The hot battery maker has a balance sheet problem -- lots of inventory of expensive EV batteries. It looks like the adoption curve for electric vehicles is flatter than anyone thought.
Battery maker A123 was supposed to rev up the electric vehicle revolution. When the company went public in September 2009, Wall Street loved it. But recently, A123 (AONE) has had a hard time pleasing the Street, missing earnings estimates even though it's producing a good product on schedule. Why?
Basically, A123 was ready for customers that couldn't ramp up production of electric cars when they predicted. This meant that A123 couldn't sell the number of batteries they'd hoped in the time frame that they expected to sell them.
"They need to wait for the customers to have their factories up and running before they're ready to sell batteries to customers," says Ben Schuman, a senior research analyst for Pacific Crest Securities who specializes in energy management technologies. More
Network advances, next-generation devices, and regulatory pressures are putting pressure on broadcast.
By Daniel Hays, Director, PRTM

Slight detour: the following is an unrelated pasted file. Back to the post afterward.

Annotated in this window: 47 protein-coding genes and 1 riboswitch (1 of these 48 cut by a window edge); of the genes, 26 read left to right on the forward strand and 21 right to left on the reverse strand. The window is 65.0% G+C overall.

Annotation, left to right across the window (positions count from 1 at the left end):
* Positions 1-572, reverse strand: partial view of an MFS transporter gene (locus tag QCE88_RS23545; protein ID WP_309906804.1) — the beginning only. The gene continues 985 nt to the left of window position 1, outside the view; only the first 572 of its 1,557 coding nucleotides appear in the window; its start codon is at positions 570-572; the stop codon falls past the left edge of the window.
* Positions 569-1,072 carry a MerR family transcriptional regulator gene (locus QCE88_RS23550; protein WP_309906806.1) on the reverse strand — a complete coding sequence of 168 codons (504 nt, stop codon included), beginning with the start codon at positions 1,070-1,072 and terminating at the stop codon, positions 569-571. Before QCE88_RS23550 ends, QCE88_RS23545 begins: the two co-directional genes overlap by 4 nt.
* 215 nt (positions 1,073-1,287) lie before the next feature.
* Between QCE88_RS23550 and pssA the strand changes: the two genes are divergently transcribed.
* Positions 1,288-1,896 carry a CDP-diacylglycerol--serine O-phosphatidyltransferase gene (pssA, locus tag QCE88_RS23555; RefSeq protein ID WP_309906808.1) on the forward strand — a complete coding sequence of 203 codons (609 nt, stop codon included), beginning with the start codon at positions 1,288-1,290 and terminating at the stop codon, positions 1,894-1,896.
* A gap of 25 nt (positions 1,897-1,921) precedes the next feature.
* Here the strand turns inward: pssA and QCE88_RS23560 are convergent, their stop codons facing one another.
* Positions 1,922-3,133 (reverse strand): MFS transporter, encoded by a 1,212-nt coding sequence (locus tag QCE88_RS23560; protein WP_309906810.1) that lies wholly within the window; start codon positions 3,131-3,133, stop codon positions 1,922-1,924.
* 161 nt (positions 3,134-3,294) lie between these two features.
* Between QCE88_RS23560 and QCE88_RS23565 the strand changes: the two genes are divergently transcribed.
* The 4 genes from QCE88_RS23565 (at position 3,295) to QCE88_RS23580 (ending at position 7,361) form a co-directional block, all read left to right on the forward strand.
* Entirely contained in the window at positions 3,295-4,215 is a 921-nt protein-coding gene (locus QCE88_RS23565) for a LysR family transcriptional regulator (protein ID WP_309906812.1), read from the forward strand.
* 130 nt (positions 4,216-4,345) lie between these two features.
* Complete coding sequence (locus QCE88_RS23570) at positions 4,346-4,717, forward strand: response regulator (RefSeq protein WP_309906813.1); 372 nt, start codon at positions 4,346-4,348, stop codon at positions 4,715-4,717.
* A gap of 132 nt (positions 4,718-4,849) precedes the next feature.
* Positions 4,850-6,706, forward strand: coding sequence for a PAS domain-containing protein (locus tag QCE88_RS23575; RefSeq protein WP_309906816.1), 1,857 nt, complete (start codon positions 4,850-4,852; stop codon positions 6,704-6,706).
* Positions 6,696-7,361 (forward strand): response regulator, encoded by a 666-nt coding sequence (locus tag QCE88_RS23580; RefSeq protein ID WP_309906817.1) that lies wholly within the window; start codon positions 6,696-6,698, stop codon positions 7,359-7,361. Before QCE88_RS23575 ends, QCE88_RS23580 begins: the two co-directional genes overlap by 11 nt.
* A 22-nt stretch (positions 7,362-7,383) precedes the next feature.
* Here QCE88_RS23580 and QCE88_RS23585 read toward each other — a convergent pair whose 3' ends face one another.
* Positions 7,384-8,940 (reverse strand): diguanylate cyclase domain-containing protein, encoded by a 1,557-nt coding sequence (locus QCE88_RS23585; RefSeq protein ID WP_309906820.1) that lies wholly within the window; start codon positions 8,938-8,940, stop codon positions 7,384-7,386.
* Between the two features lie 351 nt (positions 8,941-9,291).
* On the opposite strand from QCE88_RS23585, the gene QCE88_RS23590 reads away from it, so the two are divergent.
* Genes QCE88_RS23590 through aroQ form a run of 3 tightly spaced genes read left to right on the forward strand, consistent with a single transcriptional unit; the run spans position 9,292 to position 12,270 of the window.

On-demand video is starting to out-compete broadcast, and it looks like that trend is going to keep going. The recent federal appeals court ruling against the FCC's net neutrality assertions will probably support the growth of on-demand video. Various forces are converging to open the floodgates for broadband service providers and content owners to deliver MOREApr 29, 2010 2:42 PM ET
China, oil prices and the environment are pushing electric cars to the tipping point
By Oliver Hazimeh, Director, PRTM
The recall of Toyota's Prius has some observers questioning the prospects for the entire electric vehicle marketplace. They shouldn't: The fundamental forces for electrifying our cars and infrastructure are still in place.
While Toyota (TM) and Honda (HMC) have found success with traditional hybrid electric vehicles (HEVs) that are powered by an internal combustion MOREApr 7, 2010 12:15 PM ET
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